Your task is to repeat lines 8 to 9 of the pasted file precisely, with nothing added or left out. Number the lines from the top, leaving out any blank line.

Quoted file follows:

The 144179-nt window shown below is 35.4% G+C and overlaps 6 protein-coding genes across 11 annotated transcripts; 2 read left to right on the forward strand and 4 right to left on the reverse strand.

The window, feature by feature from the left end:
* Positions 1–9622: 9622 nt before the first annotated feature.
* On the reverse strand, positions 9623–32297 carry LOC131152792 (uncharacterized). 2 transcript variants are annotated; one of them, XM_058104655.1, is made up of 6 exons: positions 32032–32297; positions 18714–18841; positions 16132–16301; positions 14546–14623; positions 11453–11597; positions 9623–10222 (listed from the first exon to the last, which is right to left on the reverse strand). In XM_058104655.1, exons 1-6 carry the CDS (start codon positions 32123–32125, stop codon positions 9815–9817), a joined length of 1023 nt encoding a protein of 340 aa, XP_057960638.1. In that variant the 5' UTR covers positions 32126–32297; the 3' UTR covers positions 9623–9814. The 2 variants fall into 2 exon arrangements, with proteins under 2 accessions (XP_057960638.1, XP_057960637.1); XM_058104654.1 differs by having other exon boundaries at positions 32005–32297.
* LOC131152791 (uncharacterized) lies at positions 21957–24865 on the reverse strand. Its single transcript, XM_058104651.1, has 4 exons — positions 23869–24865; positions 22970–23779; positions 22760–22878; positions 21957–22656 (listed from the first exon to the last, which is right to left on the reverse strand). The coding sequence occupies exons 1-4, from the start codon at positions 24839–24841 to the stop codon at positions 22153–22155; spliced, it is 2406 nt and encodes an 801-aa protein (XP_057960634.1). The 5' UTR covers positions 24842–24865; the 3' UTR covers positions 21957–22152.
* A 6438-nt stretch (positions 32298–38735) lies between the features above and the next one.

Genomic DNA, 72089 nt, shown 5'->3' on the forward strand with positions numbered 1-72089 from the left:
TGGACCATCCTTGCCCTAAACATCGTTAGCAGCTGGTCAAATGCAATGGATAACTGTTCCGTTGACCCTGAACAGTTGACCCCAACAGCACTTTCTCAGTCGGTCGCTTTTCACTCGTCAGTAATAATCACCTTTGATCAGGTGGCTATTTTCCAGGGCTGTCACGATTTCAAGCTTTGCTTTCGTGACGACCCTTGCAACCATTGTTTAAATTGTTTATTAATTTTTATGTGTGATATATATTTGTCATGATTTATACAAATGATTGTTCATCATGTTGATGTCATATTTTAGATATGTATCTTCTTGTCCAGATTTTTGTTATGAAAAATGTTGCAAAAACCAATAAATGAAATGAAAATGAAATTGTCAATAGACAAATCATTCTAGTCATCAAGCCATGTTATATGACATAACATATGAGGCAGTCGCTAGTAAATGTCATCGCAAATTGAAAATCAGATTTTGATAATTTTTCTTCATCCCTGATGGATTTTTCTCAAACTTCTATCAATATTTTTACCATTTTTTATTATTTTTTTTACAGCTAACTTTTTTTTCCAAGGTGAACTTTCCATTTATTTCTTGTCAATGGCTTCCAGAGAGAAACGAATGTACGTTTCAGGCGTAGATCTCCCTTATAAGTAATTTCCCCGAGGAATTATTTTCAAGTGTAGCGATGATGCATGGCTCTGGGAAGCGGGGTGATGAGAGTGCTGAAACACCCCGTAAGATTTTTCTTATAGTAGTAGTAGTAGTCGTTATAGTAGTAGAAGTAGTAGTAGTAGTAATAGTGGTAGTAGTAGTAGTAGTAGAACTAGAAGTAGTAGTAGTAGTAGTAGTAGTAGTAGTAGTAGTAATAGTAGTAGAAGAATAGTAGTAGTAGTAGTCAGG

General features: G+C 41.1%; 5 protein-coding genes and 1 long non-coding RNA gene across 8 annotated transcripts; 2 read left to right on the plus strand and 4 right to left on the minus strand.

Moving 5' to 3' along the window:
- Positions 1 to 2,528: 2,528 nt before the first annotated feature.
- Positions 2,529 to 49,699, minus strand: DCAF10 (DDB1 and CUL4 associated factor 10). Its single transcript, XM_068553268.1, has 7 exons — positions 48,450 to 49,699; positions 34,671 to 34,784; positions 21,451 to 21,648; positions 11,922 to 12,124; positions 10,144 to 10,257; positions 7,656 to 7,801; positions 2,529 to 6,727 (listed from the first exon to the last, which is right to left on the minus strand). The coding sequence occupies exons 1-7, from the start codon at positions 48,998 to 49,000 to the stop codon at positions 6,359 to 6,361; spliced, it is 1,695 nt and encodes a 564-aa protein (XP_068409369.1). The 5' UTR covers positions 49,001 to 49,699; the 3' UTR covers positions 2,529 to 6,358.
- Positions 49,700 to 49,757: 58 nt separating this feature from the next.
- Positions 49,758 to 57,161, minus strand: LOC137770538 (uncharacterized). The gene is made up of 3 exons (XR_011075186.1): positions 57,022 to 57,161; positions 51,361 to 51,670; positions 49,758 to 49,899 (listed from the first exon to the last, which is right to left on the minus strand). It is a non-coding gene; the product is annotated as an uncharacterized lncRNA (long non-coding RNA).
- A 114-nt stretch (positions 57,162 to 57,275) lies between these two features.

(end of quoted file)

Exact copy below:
TGGACCATCCTTGCCCTAAACATCGTTAGCAGCTGGTCAAATGCAATGGATAACTGTTCCGTTGACCCTGAACAGTTGACCCCAACAGCACTTTCTCAGTCGGTCGCTTTTCACTCGTCAGTAATAATCACCTTTGATCAGGTGGCTATTTTCCAGGGCTGTCACGATTTCAAGCTTTGCTTTCGTGACGACCCTTGCAACCATTGTTTAAATTGTTTATTAATTTTTATGTGTGATATATATTTGTCATGATTTATACAAATGATTGTTCATCATGTTGATGTCATATTTTAGATATGTATCTTCTTGTCCAGATTTTTGTTATGAAAAATGTTGCAAAAACCAATAAATGAAATGAAAATGAAATTGTCAATAGACAAATCATTCTAGTCATCAAGCCATGTTATATGACATAACATATGAGGCAGTCGCTAGTAAATGTCATCGCAAATTGAAAATCAGATTTTGATAATTTTTCTTCATCCCTGATGGATTTTTCTCAAACTTCTATCAATATTTTTACCATTTTTTATTATTTTTTTTACAGCTAACTTTTTTTTCCAAGGTGAACTTTCCATTTATTTCTTGTCAATGGCTTCCAGAGAGAAACGAATGTACGTTTCAGGCGTAGATCTCCCTTATAAGTAATTTCCCCGAGGAATTATTTTCAAGTGTAGCGATGATGCATGGCTCTGGGAAGCGGGGTGATGAGAGTGCTGAAACACCCCGTAAGATTTTTCTTATAGTAGTAGTAGTAGTCGTTATAGTAGTAGAAGTAGTAGTAGTAGTAATAGTGGTAGTAGTAGTAGTAGTAGAACTAGAAGTAGTAGTAGTAGTAGTAGTAGTAGTAGTAGTAGTAATAGTAGTAGAAGAATAGTAGTAGTAGTAGTCAGG

General features: G+C 41.1%; 5 protein-coding genes and 1 long non-coding RNA gene across 8 annotated transcripts; 2 read left to right on the plus strand and 4 right to left on the minus strand.